Welcome to the Life Cycle Thinking workshop series part three; Life Cycle Tools & Approaches.
The research study initially sought to understand the application of Life Cycle Inventory by practitioners in a New Zealand Context. Through the course of the investigation it became apparent that this was difficult to do without discussing and considering the wider context. This scope was incrementally broadened to look at how LCI operates within the wider context including some of the influencing factors. The recommendations and conclusions effectively are made within the wider implications of how LCI is being used and how it might be able to better satisfy its emerging role.
The first phase of the research was to define the core group of practitioners in New Zealand. This started with the most well known practitioners and spread out through discussion with the wider group of practitioners. This list was expanded over the course of the investigation and was only closed in June. A pure list of experienced LCA practitioners would have resulted in a short list, so the investigation covered a wider range of territory and included those on the fringes which may not have complied with a strict set of criteria. This was a positive step as it allowed discussion of a broader context. This included input output assessment, GHG assessment, and other related work. The practitioners were deliberately sourced from research and commercial domains to ensure that, in part the total capacity of the New Zealand community was at least sketched out through the course of this investigation.
The key result that can be deduced from this, is that there are few experienced practitioners operating across the three types of LCA in New Zealand. This is qualitatively supported by the transcripts and the greatly varying depth and detail people were able to discuss the methodological issues in.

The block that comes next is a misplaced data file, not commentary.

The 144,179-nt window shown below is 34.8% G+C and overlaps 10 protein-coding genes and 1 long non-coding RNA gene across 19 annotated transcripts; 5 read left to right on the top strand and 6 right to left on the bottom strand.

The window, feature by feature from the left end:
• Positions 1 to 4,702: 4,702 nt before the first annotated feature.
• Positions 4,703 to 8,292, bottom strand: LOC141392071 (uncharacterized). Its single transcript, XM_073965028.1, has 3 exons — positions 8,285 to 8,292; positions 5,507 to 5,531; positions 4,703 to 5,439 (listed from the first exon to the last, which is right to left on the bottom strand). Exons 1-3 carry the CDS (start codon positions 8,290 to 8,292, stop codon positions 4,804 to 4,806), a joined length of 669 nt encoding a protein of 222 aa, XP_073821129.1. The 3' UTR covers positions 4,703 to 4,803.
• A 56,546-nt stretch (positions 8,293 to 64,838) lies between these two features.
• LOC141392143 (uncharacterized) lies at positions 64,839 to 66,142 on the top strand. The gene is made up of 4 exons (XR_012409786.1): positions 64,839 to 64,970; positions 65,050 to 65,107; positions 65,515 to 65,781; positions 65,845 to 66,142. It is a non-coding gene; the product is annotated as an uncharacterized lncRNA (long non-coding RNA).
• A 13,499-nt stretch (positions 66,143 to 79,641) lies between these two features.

New Zealand is emerging from a lot of ‘cradle to gate’ work into ‘cradle to market’, which is being accelerated with the introduction of embodied carbon labelling. The ideal of ‘cradle to cradle’ is still very far from a reality in the existing environment. Many practitioners stated they had a range of issues with end of life which would indicate that even the ‘cradle to grave’ results in this table would have to be tempered against the actual effectiveness of the outputs. This could be a subject for further discussion and work by the community.
Allocation is one of the most complex areas which affects environmental assessments. There is a wide range of work going on to input into the development of embodied carbon labelling. Due to the primary export nature of New Zealand this is something which will require constant monitoring and collective action by practitioners over the coming years to ensure that any methodological developments can be influenced or current practice aligned with the outcomes.
There is a real focus on global warming amongst practitioners. Some experienced practitioners state that impact selection should not affect the collection of relevant data. However, some practitioners have stated that the focus on a reduced number of categories is the result of budget and the climate change focus. This has the potential to affect other studies downstream so should be the topic for discussion.
Inventory data although developed in LCA, is now central to a wide range of areas. There is a strong need for a broader ‘Life Cycle Thinking’ approach. This should incorporate business, RS&T, govt, and research sectors. This seems critical to enable greater uptake and better use of the information across the board.